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I am new to Linux, and being dyslexic, find working from a command line a challenge. What aids or advice is available to help work with this issue?

  • 4
    When you drag a file into the terminal it automatically prints the complete path. When you press the up arrow key it automatically prints the last command. – karel Feb 11 '18 at 15:55
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    It's a good question, but I find it hard to imagine what your problems are. Please edit and explain what exactly challenges you most. Possible solutions may be simpler than you think (see other comments). – dessert Feb 11 '18 at 15:55
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    Keyboard shortcuts help a lot, find useful ones here: askubuntu.com/q/45521/507051 and askubuntu.com/q/444708/507051 – dessert Feb 11 '18 at 16:05
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    To save time typing a long path to a file I drag the file's icon into the terminal to print the file's path and then copy/paste it into the next command. – karel Feb 11 '18 at 23:50
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    Zsh can actually autocorrect swapped letters in command names! (The manual pages have more information.) – SilverWolf Feb 12 '18 at 0:14
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You may try a few to things to improve your experience with the command line.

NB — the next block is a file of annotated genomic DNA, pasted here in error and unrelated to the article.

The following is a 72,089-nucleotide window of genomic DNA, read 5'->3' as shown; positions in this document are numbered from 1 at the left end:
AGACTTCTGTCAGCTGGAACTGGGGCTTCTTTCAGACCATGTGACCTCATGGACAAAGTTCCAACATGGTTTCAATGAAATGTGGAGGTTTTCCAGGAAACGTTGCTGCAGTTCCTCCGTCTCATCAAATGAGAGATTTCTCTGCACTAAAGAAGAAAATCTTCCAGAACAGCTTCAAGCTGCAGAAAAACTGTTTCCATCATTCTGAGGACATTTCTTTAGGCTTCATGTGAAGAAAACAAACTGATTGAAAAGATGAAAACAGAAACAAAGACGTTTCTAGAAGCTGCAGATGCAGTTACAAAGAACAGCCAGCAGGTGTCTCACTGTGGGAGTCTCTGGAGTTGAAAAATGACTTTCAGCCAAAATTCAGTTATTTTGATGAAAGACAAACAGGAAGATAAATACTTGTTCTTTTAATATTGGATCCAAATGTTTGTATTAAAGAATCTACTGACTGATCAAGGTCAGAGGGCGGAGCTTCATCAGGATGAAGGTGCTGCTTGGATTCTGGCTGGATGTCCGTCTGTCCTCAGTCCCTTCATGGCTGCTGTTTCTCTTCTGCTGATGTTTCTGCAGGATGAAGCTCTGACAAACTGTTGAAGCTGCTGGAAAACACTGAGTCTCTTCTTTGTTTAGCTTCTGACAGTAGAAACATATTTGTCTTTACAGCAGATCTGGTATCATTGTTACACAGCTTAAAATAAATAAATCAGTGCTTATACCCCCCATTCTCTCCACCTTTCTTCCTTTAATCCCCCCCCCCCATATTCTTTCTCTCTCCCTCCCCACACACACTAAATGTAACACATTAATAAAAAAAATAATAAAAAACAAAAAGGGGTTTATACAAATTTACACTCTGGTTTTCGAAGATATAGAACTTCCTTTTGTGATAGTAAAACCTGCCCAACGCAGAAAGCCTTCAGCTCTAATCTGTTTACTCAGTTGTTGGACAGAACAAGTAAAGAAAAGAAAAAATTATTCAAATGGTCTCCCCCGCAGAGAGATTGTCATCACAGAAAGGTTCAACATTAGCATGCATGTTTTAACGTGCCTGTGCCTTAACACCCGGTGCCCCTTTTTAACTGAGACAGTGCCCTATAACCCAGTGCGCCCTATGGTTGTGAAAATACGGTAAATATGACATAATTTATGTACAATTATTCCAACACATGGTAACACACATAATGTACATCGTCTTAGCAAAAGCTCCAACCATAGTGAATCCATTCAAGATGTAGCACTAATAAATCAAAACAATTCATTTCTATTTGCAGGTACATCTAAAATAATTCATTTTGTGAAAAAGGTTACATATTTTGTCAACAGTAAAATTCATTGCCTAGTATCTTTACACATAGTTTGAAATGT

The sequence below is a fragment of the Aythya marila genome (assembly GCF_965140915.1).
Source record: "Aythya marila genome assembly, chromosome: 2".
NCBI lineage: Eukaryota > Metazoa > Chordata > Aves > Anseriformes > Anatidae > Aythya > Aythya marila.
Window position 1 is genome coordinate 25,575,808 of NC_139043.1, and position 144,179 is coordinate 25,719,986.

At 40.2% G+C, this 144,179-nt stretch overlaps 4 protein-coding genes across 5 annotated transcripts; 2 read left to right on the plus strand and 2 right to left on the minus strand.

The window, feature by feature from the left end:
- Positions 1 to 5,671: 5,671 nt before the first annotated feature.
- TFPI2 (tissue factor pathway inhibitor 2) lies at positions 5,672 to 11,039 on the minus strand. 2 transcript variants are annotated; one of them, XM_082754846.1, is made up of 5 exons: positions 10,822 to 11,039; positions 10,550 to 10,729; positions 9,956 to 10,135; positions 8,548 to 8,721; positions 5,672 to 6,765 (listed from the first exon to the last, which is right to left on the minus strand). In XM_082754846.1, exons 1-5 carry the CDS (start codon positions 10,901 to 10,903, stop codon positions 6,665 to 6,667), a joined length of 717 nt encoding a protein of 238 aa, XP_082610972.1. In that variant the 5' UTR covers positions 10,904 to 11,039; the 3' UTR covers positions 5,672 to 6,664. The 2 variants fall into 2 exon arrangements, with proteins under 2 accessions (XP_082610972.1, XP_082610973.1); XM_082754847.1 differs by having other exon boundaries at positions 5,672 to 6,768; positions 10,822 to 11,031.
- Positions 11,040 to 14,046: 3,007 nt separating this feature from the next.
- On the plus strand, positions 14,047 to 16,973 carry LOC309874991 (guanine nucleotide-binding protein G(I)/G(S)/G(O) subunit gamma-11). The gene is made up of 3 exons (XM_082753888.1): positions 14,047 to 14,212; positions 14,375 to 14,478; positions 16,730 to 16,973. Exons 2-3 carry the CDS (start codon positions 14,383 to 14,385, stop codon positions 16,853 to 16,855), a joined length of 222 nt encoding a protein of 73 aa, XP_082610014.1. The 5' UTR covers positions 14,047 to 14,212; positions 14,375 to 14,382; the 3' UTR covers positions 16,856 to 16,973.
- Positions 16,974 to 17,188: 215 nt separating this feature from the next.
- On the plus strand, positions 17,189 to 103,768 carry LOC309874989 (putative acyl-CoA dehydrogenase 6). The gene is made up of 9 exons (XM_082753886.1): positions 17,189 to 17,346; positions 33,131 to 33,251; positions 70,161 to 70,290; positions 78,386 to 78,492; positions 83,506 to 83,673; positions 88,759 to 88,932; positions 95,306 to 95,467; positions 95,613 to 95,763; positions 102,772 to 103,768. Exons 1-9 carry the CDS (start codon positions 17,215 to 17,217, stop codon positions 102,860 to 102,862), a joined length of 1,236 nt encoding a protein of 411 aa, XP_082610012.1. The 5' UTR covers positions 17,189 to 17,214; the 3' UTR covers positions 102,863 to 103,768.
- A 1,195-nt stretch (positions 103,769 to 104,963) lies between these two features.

1. Use tab completion (automatically fill in partially typed commands by pressing Tab) whenever possible.
  2. Press (up arrow key) to automatically print the last command, and keep pressing & (up & down arrow keys) to cycle through the command history.
  3. Drag a file into the terminal to automatically print the complete path.
  4. Press Alt+. (dot) to insert the last argument from the last command you executed (useful for e.g. mkdir followed by cd).
  5. Use keyboard shortcuts (see this and this).
  6. Use Bash aliases (see this and this).
  7. Use history, you can view the command history and then use the number of the historical command to re-execute the command (e.g., redo command #352 with !352). Alias it to simply h for quick and easy access.
  8. Use a reverse terminal search (Ctrl + R, then start typing) to match earlier commands; it's a quick way to find things from earlier.
  9. Use a shell that completes commands and optional arguments such as Zsh or fish.
  10. Use a font which increases readability for readers with dyslexia, e.g. "OpenDyslexic", in Terminal.
  11. Hear what is on the screen as you are reading; enable a screenreader like Orca. You can have it read just one word, a whole page, spell out words letter by letter, change speed, volume, level of detail, etc.
  12. Enlarge a part of the screen as you are reading; take a look at apps that zoom with keyboard shortcuts, like Magnifier.
  13. Advanced: personalize the way the output displays, like setting conditional text colors. The default Ubuntu distro provides several enhancements to Terminal. When you use ls to list contents of a directory, for example, subdirectories print in blue and filenames print in white, making it easier to distinguish the two. For other examples, have a look at the many personalizations people have shared. Some are sure to be worth trying out "as is". One good starting point is the popular Awesome dotfiles repository.